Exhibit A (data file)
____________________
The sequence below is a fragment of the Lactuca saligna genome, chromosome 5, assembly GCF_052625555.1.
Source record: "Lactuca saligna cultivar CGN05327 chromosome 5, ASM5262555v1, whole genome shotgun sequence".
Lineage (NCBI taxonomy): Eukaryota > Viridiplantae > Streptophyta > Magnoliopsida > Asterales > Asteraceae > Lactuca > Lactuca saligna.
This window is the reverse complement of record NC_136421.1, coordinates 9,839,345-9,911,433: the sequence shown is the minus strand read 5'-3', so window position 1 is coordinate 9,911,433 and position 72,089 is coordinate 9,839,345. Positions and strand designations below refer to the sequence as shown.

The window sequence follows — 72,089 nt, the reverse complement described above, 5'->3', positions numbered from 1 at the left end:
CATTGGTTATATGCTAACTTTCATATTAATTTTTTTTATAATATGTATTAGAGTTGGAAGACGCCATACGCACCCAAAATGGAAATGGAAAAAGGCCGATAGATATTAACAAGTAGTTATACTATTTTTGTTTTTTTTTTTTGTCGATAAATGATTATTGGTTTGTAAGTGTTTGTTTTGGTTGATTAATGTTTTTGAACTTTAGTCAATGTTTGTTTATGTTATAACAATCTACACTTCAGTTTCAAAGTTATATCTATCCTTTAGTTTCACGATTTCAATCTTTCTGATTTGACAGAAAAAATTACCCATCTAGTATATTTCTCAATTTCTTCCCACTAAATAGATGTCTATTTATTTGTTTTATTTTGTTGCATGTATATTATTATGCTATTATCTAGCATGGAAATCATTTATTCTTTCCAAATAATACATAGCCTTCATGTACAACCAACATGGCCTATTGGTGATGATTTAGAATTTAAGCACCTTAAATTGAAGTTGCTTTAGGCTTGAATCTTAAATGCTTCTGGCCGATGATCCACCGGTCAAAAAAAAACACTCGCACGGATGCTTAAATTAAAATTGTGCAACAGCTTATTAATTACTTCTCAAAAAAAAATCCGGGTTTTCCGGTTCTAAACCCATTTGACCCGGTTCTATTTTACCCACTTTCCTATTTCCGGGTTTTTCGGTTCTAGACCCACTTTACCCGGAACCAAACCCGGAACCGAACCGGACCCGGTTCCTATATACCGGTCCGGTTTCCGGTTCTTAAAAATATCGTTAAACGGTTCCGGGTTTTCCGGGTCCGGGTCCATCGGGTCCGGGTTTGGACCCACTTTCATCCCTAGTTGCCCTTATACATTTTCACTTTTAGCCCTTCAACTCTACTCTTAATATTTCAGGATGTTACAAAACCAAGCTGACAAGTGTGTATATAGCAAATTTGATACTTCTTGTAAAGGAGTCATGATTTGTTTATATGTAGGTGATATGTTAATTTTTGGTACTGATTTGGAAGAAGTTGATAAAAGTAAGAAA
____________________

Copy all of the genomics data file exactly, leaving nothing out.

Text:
The sequence below is a fragment of the Lactuca saligna genome, chromosome 5, assembly GCF_052625555.1.
Source record: "Lactuca saligna cultivar CGN05327 chromosome 5, ASM5262555v1, whole genome shotgun sequence".
Lineage (NCBI taxonomy): Eukaryota > Viridiplantae > Streptophyta > Magnoliopsida > Asterales > Asteraceae > Lactuca > Lactuca saligna.
This window is the reverse complement of record NC_136421.1, coordinates 9,839,345-9,911,433: the sequence shown is the minus strand read 5'-3', so window position 1 is coordinate 9,911,433 and position 72,089 is coordinate 9,839,345. Positions and strand designations below refer to the sequence as shown.

The window sequence follows — 72,089 nt, the reverse complement described above, 5'->3', positions numbered from 1 at the left end:
CATTGGTTATATGCTAACTTTCATATTAATTTTTTTTATAATATGTATTAGAGTTGGAAGACGCCATACGCACCCAAAATGGAAATGGAAAAAGGCCGATAGATATTAACAAGTAGTTATACTATTTTTGTTTTTTTTTTTTGTCGATAAATGATTATTGGTTTGTAAGTGTTTGTTTTGGTTGATTAATGTTTTTGAACTTTAGTCAATGTTTGTTTATGTTATAACAATCTACACTTCAGTTTCAAAGTTATATCTATCCTTTAGTTTCACGATTTCAATCTTTCTGATTTGACAGAAAAAATTACCCATCTAGTATATTTCTCAATTTCTTCCCACTAAATAGATGTCTATTTATTTGTTTTATTTTGTTGCATGTATATTATTATGCTATTATCTAGCATGGAAATCATTTATTCTTTCCAAATAATACATAGCCTTCATGTACAACCAACATGGCCTATTGGTGATGATTTAGAATTTAAGCACCTTAAATTGAAGTTGCTTTAGGCTTGAATCTTAAATGCTTCTGGCCGATGATCCACCGGTCAAAAAAAAACACTCGCACGGATGCTTAAATTAAAATTGTGCAACAGCTTATTAATTACTTCTCAAAAAAAAATCCGGGTTTTCCGGTTCTAAACCCATTTGACCCGGTTCTATTTTACCCACTTTCCTATTTCCGGGTTTTTCGGTTCTAGACCCACTTTACCCGGAACCAAACCCGGAACCGAACCGGACCCGGTTCCTATATACCGGTCCGGTTTCCGGTTCTTAAAAATATCGTTAAACGGTTCCGGGTTTTCCGGGTCCGGGTCCATCGGGTCCGGGTTTGGACCCACTTTCATCCCTAGTTGCCCTTATACATTTTCACTTTTAGCCCTTCAACTCTACTCTTAATATTTCAGGATGTTACAAAACCAAGCTGACAAGTGTGTATATAGCAAATTTGATACTTCTTGTAAAGGAGTCATGATTTGTTTATATGTAGGTGATATGTTAATTTTTGGTACTGATTTGGAAGAAGTTGATAAAAGTAAGAAA